squimp

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Snowbee do thin neoprene gloves that have a couple of fingers shortened. They are good.
 

BobP

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Wiltshire
When I was out picking up with the dogs before Christmas the estate had insisted that anyone handling shot game must wear gloves. I wore a pair of the black nitrile gloves with a pair of Simms fingerless gloves on top. I'd wear that arrangement when fishing without doubt.
 

Paul_B

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West Riding of Yorkshire
https://www.whitbyandco.co.uk/collections/hand-warmers/products/whitby-hand-warmer are slightly better design that the Zippo. Affordable too if you get the Clipper Lighter fluid from Poundland.

I have hand warmer pockets in my fishing coat with one of those in each pocket, I found the Whitby the better of the petrol type.

However, since my new body warmer has heated pockets I don't know if they'll be needed again, I'll find out once its safe to going into the water,

If everyone follows the rules, it'll not be long :ROFLMAO:
 

micka

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Followed Keith Arthur's advice years ago and still a great way to wind and waterproof your hands - I've put this advice on previous threads of this kind but worth repeating:

Before setting out for your trip spend a good while (10 minutes or so) rubbing Vaseline (yes we've heard all the jokes) well into your hands. I really mean spending enough time to initially saturate your hands and fingers and to keep rubbing them until it's all fully absorbed, adding more Vaseline when necessary to really build up the barrier. The texture of your skin will actually feel different but by God will it pay off when you are on the river.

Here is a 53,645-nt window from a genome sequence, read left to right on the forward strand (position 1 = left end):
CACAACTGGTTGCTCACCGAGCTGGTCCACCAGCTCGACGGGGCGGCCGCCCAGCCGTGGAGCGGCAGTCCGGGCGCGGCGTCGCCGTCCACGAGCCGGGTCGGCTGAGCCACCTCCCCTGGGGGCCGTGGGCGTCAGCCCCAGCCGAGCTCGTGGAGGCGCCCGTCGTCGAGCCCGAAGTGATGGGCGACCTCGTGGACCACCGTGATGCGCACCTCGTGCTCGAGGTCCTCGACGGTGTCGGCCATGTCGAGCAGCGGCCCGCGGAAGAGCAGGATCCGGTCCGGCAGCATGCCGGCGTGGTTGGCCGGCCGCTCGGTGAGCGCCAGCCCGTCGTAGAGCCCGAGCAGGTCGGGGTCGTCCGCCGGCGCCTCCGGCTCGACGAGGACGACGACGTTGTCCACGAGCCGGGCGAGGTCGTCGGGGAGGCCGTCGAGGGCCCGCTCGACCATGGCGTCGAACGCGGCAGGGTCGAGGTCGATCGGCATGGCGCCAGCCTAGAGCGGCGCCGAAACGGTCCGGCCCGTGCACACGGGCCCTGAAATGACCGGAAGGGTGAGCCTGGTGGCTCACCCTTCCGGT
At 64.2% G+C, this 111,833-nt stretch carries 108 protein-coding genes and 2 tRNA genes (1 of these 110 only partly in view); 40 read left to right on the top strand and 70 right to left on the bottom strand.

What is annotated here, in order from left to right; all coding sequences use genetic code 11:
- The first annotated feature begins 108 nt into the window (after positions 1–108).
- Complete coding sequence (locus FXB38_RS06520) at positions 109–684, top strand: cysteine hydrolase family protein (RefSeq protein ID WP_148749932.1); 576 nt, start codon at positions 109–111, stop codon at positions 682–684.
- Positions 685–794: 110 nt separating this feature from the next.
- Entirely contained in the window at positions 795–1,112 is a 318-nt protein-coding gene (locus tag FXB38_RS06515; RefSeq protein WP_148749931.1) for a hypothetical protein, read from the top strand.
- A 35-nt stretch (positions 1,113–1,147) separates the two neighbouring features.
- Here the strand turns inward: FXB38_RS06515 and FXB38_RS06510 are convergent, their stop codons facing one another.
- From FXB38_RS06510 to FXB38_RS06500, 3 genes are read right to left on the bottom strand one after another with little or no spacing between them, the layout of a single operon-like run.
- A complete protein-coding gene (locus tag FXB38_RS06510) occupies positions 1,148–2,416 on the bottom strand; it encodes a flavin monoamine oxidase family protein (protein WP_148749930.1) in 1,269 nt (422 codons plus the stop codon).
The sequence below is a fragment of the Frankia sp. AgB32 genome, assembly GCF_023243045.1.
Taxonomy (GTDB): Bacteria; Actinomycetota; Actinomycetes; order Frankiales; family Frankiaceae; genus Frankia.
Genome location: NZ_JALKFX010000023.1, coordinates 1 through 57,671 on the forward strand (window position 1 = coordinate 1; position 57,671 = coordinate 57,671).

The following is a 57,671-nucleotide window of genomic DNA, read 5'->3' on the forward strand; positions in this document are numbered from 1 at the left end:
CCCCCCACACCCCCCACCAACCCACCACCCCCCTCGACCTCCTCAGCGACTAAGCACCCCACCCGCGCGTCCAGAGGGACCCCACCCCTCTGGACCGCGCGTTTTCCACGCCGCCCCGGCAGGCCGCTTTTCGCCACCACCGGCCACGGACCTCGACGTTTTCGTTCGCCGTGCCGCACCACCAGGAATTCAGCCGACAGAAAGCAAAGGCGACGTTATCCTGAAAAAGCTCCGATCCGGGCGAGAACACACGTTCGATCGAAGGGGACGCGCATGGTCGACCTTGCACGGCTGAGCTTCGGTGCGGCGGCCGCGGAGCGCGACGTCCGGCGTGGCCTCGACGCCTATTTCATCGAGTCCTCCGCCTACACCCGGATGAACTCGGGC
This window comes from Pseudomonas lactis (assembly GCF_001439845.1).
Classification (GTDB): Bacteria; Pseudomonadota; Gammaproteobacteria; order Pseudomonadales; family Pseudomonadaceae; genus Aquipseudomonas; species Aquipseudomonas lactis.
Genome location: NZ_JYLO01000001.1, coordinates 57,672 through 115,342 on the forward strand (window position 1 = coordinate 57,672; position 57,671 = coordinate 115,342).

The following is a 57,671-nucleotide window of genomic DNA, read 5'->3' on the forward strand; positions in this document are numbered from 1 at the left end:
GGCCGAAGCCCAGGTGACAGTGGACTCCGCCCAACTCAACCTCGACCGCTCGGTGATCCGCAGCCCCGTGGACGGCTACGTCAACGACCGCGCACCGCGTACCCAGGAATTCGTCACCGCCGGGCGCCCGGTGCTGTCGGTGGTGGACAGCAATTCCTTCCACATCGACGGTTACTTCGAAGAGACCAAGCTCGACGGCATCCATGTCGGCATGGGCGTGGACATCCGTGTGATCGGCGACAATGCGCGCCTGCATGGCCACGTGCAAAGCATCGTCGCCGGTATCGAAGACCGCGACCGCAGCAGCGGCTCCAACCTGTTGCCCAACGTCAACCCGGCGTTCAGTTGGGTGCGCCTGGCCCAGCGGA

All the other advice about hand warmers (I have the charged one too) and quality fingerless mittens is great. I need my fingers free when trotting or fly fishing for grayling and the Vaseline coating keeps them wind and waterproof.

Of course, ensuring the rest of your body is warm too is vital. Modern layering, merino socks and neoprenes are vital for me and some really good headwear. I like the Barbour tank commander style which is fur lined on the ears and has super lining for the head - wax it up and it's fully waterproof too. My wife replaced the fiddly buckle fastener with velcro which is much easier to fasten up and remove. You may look stupid but you stay cosy warm.

How I'd love to be grayling fishing now!

Mick
 

wobbly face

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Not So Greater Manchester.
I use a pair of fingerless gloves by Guideline. Be careful how you say this, they are the FIR skin ones: https://www.johnnorris.co.uk/products/guideline-fir-skin-wind-proof-fingerless-gloves You might be able to buy them cheaper, wait for a JN sale which I did and I also used a JN voucher.
I like micka's use of Vaseline. (y)
I've tried several mitts or fingerless ones. I found neoprene too thick/bulky and once wet my hands never warmed up. Thermal mitts, again no good if wet. Before the Guidelines I used Abu Garcia fingerless felt mitts with rubber on the palms. The rubber did make the mitts a bit bulky and the felt got soggy when wet but they did keep some heat in the hands.